- Rap with a pen between your teeth. You’ll work so much harder to pronounce words. You can start by talking and then rapping as you get the hang of it.
- Practise with tongue-twisters. Even childish tongue-twisters are a good way to practise your diction and pronunciation and saying tricky combinations of words. Bit by bit, you’ll become more articulate.
There are also plenty of exercises you can try online.
Rapping can be quite quick and managing your breathing is an important part of it. However, you don’t want to garble your words as it’s not very nice to hear and it’s not very nice to hear a rapper gasping for air, either. If you can’t manage your breathing, it’ll harm your flow.
Practise diaphragmatic breathing. Diaphragmatic breathing allows you to take in more air and sing or rap more powerfully as it also allows you to have to breathe less frequently and have more control over your voice.
Stand up straight so that you can project your voice more easily. It’s much easier to rap standing up than sitting down and if you have a microphone, make sure you hold it high so you don’t have to lower your head.
Work out when you’ll pause to take breaths and try not to shout and tire yourself out. You have to carefully manage your voice.
Don’t rap too quickly throughout the whole song, either, as you’ll struggle to manage your breathing.
Learning to Rap Quickly
Speed and accuracy is a key part of rapping. Just listen to Eminem’s “Rap God” as it’s fast but you can still hear what he’s saying pretty clearly. Rapping quick doesn’t automatically mean you’re rapping well. You need to rap quickly but not just steamroll through your rhymes.
Rapping quickly is a way to improve your flow and your breathing, but only when done accurately, much like with working with tongue-twisters.
Are you ready to give it a go?
You can also get help with writing rap lyrics and rapping from private tutors on Superprof! There are different types of tutoring available and since each comes with pros and cons in terms of the teaching and the cost, you'll want to think carefully about what's right for you and your budget.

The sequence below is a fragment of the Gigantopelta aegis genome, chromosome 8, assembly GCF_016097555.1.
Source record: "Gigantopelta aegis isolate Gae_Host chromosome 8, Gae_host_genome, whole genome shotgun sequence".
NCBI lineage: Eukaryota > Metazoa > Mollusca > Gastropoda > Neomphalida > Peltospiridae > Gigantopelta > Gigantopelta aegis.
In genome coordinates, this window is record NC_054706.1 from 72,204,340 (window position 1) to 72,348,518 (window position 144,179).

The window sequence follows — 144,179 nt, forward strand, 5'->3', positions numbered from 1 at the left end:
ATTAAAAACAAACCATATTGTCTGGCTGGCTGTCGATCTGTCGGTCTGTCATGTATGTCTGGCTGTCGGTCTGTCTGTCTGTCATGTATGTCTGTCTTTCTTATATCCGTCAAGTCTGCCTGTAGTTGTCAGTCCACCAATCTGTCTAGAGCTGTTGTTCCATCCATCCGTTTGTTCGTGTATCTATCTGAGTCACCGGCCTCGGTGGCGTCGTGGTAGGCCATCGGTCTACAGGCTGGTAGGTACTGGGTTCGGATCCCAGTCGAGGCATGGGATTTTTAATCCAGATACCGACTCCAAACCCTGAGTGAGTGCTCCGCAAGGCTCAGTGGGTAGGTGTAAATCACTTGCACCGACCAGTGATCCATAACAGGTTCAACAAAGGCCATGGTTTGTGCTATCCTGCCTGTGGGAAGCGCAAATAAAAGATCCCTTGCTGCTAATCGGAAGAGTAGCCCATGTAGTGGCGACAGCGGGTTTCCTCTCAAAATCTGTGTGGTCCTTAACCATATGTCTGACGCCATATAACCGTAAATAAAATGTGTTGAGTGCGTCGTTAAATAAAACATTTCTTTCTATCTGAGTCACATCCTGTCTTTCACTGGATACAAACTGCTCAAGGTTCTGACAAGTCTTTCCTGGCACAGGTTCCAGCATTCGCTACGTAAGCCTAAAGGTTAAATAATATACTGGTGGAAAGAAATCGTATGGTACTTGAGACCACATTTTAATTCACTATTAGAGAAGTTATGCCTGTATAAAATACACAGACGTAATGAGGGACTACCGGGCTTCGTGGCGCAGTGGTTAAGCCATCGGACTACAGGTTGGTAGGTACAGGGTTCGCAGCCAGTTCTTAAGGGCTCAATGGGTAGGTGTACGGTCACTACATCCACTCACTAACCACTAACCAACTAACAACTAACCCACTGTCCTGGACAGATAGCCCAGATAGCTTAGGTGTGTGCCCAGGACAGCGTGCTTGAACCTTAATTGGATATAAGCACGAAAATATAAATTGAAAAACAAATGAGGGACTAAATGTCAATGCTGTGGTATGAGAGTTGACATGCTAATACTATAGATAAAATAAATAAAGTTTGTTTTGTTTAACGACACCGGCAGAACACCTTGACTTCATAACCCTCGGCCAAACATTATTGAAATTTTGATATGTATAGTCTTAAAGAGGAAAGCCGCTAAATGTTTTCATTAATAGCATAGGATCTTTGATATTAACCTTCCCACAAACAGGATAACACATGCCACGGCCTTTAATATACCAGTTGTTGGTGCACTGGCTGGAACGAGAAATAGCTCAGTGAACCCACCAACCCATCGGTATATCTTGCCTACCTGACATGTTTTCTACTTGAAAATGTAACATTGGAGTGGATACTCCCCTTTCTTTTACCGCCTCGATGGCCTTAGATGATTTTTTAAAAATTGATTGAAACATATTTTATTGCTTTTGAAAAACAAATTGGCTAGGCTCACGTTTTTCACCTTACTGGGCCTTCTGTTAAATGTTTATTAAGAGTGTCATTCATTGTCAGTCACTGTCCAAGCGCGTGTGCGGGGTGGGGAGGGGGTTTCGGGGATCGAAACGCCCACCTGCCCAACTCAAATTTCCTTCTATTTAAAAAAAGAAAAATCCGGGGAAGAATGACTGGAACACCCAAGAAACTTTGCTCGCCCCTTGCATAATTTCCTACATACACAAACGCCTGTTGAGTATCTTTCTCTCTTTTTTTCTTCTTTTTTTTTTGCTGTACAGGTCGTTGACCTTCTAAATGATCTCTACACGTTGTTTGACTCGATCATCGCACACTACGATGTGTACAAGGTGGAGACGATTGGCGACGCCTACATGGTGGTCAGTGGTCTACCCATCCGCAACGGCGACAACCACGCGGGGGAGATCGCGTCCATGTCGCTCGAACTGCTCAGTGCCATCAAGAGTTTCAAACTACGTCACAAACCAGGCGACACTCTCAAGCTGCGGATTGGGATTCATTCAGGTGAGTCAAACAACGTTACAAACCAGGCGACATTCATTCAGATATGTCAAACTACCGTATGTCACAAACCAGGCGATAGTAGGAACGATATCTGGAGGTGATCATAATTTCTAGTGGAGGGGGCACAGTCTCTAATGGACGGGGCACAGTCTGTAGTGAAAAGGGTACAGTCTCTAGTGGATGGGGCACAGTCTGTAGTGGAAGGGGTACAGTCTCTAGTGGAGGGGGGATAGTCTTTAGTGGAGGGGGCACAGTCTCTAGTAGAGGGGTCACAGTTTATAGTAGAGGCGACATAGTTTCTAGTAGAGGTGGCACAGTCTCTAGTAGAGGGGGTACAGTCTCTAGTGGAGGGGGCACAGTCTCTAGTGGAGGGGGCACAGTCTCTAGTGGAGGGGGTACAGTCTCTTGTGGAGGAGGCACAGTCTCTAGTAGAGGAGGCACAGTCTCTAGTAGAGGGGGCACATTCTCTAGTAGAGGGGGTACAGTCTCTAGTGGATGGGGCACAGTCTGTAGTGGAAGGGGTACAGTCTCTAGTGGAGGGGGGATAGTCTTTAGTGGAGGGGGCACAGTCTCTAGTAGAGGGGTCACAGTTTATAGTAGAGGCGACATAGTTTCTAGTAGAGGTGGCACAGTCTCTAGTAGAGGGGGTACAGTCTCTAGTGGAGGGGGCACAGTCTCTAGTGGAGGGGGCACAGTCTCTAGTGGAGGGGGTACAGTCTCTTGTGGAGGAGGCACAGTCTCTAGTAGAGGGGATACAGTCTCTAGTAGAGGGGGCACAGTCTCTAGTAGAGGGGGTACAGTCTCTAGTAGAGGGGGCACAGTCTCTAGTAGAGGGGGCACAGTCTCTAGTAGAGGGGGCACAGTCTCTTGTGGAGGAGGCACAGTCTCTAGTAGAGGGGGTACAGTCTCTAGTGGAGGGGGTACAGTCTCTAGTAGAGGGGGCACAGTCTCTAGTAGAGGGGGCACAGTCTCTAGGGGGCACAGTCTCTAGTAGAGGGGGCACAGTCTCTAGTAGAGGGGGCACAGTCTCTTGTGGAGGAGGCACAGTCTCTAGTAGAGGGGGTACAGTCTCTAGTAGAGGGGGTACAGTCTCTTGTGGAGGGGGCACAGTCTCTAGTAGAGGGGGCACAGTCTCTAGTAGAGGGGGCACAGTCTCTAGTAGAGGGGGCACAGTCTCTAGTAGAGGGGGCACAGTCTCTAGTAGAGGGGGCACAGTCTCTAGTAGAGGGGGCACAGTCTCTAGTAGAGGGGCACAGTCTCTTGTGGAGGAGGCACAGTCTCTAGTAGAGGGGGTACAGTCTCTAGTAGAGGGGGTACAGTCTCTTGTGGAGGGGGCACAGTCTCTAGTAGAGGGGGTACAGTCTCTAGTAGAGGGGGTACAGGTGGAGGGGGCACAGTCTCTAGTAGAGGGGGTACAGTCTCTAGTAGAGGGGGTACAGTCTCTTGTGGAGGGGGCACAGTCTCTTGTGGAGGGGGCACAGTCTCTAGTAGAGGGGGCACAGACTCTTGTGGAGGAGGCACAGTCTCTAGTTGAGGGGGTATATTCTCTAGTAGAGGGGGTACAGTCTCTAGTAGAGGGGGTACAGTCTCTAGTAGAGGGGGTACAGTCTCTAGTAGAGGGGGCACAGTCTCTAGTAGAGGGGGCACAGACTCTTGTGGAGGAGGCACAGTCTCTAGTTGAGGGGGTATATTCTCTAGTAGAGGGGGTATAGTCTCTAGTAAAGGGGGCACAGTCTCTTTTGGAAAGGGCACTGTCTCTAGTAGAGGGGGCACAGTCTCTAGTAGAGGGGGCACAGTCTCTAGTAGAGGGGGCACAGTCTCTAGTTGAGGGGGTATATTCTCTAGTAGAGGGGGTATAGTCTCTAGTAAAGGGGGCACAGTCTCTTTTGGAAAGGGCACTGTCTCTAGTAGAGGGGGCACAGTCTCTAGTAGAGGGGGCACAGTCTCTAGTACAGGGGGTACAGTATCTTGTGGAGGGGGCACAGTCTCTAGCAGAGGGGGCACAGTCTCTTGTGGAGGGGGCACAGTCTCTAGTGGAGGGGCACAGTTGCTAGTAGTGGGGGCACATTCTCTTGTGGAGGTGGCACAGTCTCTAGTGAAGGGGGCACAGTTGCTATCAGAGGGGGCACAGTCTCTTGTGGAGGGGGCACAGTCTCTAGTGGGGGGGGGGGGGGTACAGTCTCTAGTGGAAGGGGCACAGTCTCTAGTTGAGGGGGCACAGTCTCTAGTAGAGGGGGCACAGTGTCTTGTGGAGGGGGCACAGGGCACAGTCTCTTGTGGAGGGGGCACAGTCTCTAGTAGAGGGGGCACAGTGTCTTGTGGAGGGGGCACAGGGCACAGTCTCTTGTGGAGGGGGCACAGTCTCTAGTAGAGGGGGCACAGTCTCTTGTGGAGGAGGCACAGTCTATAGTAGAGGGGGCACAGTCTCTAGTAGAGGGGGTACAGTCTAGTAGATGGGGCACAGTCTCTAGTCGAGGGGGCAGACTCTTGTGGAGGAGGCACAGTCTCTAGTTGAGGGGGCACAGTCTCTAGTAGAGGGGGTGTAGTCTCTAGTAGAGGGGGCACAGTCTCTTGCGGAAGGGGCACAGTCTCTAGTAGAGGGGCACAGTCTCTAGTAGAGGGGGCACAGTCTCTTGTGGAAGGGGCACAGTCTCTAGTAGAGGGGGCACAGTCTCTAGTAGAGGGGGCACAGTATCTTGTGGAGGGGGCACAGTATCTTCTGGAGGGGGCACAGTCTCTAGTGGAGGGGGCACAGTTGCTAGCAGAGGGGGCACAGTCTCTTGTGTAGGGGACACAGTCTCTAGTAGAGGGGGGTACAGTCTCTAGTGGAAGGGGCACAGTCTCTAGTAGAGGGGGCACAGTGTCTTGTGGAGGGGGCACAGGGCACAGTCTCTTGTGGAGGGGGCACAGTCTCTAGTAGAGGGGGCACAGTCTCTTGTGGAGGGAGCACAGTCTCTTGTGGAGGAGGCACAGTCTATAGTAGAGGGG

Face-to-face tutorials are often the most cost-effective, but they also tend to be the most expensive per hour. This is because you're paying for a tutor to tailor the sessions to you, your level, and what you want to learn. Similarly, a lot of tutors will travel to their students and have more expenses to deal with than those offering online or group tutorials.
Online tutorials are a good option if you live rurally or can't find any suitable tutors in your local area. These tutors can still offer tailored sessions but can charge less as they don't have to travel to their students and can schedule more sessions each week. As long as you have a decent internet connection, webcam, and microphone, you can enjoy private online tutoring from tutors all over the world.
Group tutoring is an excellent option if you're on a tight budget. While you won't get as much one-on-one tuition from your tutor, you usually end up paying less as the cost of the tutor's time and expertise is split amongst all the students in attendance. If you and some friends, family members, or colleagues, are interested in learning more about music or rap, group tutoring could be a fun and rewarding experience.
Before you start contacting tutors, it's a really good idea to think carefully about the type of tutoring that you're after and what you're looking for in a tutor. Make a list of your requirements and keep them in mind as you search for tutors on Superprof. Once you have a few tutors in mind that meet your requirements, you can start getting in touch with them and discussing how and what you'd like to learn.
Remember that many of the tutors on the Superprof website offer the first lesson for free. Use these free sessions to try out a few different tutors before deciding on which one would be right for you. Remember to keep your requirements in mind when chatting with potential tutors and remember that since you're probably going to be spending a decent amount of time with them, it's important that you get on well with them.